Funny, I have kind of put together the pieces over the past couple years and always wondered if it was him. He just happened to go viral right after I bought my 1st set of tubes. To think all I wanted at 1st was to be able to see an insects compound eyes when I started. Ive gotten awfully more picky since then

When Nat Geo published a couple of his shots they were for some back of the mag sidebar pieces, so they were small enough not to look pixelated. Me thinks that the editors knew that they wouldn't look good printed large.

TS claimed that he was editing his images on an old laptop that didn't have a very good screen, so he was pushing the saturation pretty hard. Personally I liked the over saturated look, and his images were popular outside of the macro community because of the color, light, and composition. Most of the macro community didn't like his work because they thought it looked too saturated (a complaint that has been leveled at me from time to time). But in order for anyone's work to get popular it has to appeal to a wide audience, so catering to the whims of the macro community isn't a good thing.

Everyone was also convinced that TS was refrigerating his subjects. I view every jumping spider shot with a healthy dose of scepticism unless it's with prey because they typically do not stay put long enough even for a single frame. TS was managing to photograph a lot of them, and when he went to New York to be on The Today Show (for a very short segment on his photography) he had some jumping spiders in a plastic container...

If his photos weren't cropped the wave he was on could have turned into a tsunami. But his shots just weren't usable outside of the web. Yet another reason why I don't allow myself to crop in post. The other is that the view finder will hone your composition skills, and the cropping tool in post won't. Cropping just leads to some bad, lazy, habits that are best avoided.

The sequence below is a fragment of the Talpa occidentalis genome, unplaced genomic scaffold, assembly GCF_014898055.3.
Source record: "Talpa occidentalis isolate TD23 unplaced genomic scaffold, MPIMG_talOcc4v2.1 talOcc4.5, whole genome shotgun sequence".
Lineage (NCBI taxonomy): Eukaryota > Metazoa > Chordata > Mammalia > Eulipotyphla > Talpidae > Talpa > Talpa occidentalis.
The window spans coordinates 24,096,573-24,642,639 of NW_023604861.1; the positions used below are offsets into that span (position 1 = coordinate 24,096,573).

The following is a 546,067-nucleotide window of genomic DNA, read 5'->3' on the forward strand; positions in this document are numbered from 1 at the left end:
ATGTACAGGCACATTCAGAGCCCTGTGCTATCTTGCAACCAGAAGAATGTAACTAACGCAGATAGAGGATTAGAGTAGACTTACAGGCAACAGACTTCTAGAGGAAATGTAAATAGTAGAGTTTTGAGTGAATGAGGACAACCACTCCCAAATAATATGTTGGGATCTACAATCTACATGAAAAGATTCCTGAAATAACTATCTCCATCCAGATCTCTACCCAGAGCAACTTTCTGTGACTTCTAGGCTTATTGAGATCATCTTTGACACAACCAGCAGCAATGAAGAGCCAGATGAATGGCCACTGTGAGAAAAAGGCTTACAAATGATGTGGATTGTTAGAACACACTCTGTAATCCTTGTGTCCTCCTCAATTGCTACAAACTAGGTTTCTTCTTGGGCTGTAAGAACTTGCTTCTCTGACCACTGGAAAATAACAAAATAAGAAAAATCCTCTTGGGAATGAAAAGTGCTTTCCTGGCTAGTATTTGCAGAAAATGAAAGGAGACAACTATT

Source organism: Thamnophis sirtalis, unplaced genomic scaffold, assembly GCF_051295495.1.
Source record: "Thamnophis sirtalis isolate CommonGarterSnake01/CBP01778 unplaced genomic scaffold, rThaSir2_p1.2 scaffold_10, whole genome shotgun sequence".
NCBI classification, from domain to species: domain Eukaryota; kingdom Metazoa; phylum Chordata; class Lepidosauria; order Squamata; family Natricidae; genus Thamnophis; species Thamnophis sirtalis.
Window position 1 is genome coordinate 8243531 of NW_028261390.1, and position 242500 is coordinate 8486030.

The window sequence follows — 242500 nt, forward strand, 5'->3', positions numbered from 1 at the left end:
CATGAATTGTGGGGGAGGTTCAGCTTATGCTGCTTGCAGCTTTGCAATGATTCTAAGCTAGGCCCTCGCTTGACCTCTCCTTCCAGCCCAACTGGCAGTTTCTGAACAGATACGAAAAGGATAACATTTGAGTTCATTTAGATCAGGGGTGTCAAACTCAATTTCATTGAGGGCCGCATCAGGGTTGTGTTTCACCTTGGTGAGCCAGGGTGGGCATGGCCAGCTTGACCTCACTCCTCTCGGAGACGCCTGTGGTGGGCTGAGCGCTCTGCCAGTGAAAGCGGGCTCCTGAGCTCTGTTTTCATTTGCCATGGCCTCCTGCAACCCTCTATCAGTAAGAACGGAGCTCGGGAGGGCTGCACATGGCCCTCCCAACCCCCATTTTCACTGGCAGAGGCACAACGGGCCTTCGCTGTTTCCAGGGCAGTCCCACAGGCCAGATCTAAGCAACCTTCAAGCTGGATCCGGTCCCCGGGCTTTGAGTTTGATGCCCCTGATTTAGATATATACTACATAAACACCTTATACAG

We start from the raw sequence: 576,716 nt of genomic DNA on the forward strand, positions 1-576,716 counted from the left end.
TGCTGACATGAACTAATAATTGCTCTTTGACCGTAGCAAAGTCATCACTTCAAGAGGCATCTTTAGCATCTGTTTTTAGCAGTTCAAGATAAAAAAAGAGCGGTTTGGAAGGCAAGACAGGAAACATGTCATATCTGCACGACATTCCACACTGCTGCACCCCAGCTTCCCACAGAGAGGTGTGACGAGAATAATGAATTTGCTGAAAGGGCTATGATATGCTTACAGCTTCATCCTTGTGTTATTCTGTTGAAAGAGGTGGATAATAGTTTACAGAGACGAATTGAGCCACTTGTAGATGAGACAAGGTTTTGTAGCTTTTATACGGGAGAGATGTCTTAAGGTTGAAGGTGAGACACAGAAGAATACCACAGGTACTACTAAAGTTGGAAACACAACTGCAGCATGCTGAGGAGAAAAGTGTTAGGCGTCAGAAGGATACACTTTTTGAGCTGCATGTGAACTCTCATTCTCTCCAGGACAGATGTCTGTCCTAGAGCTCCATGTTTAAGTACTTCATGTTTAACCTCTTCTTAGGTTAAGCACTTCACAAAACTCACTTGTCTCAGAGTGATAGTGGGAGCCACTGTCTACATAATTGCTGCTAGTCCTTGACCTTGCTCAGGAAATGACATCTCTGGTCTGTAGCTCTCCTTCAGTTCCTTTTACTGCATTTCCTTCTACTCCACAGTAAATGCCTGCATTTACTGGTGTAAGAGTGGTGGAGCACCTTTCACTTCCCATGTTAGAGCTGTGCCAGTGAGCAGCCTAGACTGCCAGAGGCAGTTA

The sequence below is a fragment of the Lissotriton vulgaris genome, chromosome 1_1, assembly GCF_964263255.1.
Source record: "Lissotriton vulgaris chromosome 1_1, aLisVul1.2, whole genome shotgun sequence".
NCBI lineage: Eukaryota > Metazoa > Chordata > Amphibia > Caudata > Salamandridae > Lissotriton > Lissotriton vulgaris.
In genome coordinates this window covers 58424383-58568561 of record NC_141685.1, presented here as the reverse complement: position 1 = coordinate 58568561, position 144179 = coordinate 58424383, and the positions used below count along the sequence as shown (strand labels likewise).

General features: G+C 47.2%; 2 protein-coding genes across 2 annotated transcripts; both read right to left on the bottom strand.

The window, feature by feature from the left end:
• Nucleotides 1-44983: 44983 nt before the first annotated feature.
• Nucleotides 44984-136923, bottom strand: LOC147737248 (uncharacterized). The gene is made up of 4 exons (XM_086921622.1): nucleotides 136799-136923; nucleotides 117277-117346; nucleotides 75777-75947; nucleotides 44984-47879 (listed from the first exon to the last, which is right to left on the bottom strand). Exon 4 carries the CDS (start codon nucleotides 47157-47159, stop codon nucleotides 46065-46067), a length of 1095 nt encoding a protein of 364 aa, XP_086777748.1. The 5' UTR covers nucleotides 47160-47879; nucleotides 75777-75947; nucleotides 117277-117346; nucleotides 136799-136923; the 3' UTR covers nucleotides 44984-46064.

As for social media: There are better photos on Instagram and Facebook than all of the online forums combined. I don't post much on forums because the general mentality is that absolute image sharpness is the only thing that counts, and I'm tired of arguing with people who can't see the photo cause the pixels are in the way. I was never inspired or impressed by the macro images I saw until I got on IG. I still get most of my inspiration from portrait photographers though. Me thinks that razor sharp photos of stationary subjects has had it's day -the shark was jumped a while ago. Maybe not to the extent of water drop photography, which is really dead, but it's getting close.

Something to keep in mind: The general consensus with John Q. Public is that focus stacking isn't photography -it's just another form of computer generated art. So John Q. doesn't think too highly of focus stacked images...

-- hide signature --

Also known as Dalantech
My Book: http://nocroppingzone.blogspot.com/2010/01/extreme-macro-art-of-patience.html
My Blog: http://www.extrememacro.com
My gallery: http://www.johnkimbler.com
Macro Tutorials: http://dalantech.deviantart.com/gallery/4122501/Tutorials
Always minimal post processing and no cropping -unless you count the viewfinder...

Keyboard shortcuts:
FForum PPrevious NNext WNext unread UUpvote SSubscribe RReply QQuote BBookmark MMy threads
Color scheme? Blue / Yellow